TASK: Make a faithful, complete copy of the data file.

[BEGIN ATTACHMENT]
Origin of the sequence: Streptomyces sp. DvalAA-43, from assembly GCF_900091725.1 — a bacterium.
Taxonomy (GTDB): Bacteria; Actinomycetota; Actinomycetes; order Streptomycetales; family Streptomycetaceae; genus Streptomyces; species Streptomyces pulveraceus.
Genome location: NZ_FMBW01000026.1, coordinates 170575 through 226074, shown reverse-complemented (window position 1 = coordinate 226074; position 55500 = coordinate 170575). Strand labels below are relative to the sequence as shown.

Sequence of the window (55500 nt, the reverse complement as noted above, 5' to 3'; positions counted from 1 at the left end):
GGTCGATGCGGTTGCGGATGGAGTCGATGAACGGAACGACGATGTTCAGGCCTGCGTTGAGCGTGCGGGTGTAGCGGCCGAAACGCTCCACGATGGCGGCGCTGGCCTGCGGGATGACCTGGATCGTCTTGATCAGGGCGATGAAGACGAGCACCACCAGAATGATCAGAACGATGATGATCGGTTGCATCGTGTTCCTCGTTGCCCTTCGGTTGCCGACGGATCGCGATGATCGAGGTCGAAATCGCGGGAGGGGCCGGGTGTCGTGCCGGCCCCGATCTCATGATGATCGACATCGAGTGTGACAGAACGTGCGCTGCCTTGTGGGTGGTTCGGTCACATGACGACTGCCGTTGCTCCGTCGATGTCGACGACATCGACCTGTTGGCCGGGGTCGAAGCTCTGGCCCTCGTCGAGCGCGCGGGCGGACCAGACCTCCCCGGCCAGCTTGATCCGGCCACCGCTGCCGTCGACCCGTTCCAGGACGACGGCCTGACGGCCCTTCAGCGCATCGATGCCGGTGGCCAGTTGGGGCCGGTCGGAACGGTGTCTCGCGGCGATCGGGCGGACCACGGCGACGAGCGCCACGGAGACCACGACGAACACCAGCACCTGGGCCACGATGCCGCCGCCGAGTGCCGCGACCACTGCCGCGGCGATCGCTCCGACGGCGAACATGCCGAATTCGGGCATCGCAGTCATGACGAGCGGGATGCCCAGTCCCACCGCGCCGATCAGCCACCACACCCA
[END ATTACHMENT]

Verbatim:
Origin of the sequence: Streptomyces sp. DvalAA-43, from assembly GCF_900091725.1 — a bacterium.
Taxonomy (GTDB): Bacteria; Actinomycetota; Actinomycetes; order Streptomycetales; family Streptomycetaceae; genus Streptomyces; species Streptomyces pulveraceus.
Genome location: NZ_FMBW01000026.1, coordinates 170575 through 226074, shown reverse-complemented (window position 1 = coordinate 226074; position 55500 = coordinate 170575). Strand labels below are relative to the sequence as shown.

Sequence of the window (55500 nt, the reverse complement as noted above, 5' to 3'; positions counted from 1 at the left end):
GGTCGATGCGGTTGCGGATGGAGTCGATGAACGGAACGACGATGTTCAGGCCTGCGTTGAGCGTGCGGGTGTAGCGGCCGAAACGCTCCACGATGGCGGCGCTGGCCTGCGGGATGACCTGGATCGTCTTGATCAGGGCGATGAAGACGAGCACCACCAGAATGATCAGAACGATGATGATCGGTTGCATCGTGTTCCTCGTTGCCCTTCGGTTGCCGACGGATCGCGATGATCGAGGTCGAAATCGCGGGAGGGGCCGGGTGTCGTGCCGGCCCCGATCTCATGATGATCGACATCGAGTGTGACAGAACGTGCGCTGCCTTGTGGGTGGTTCGGTCACATGACGACTGCCGTTGCTCCGTCGATGTCGACGACATCGACCTGTTGGCCGGGGTCGAAGCTCTGGCCCTCGTCGAGCGCGCGGGCGGACCAGACCTCCCCGGCCAGCTTGATCCGGCCACCGCTGCCGTCGACCCGTTCCAGGACGACGGCCTGACGGCCCTTCAGCGCATCGATGCCGGTGGCCAGTTGGGGCCGGTCGGAACGGTGTCTCGCGGCGATCGGGCGGACCACGGCGACGAGCGCCACGGAGACCACGACGAACACCAGCACCTGGGCCACGATGCCGCCGCCGAGTGCCGCGACCACTGCCGCGGCGATCGCTCCGACGGCGAACATGCCGAATTCGGGCATCGCAGTCATGACGAGCGGGATGCCCAGTCCCACCGCGCCGATCAGCCACCACACCCA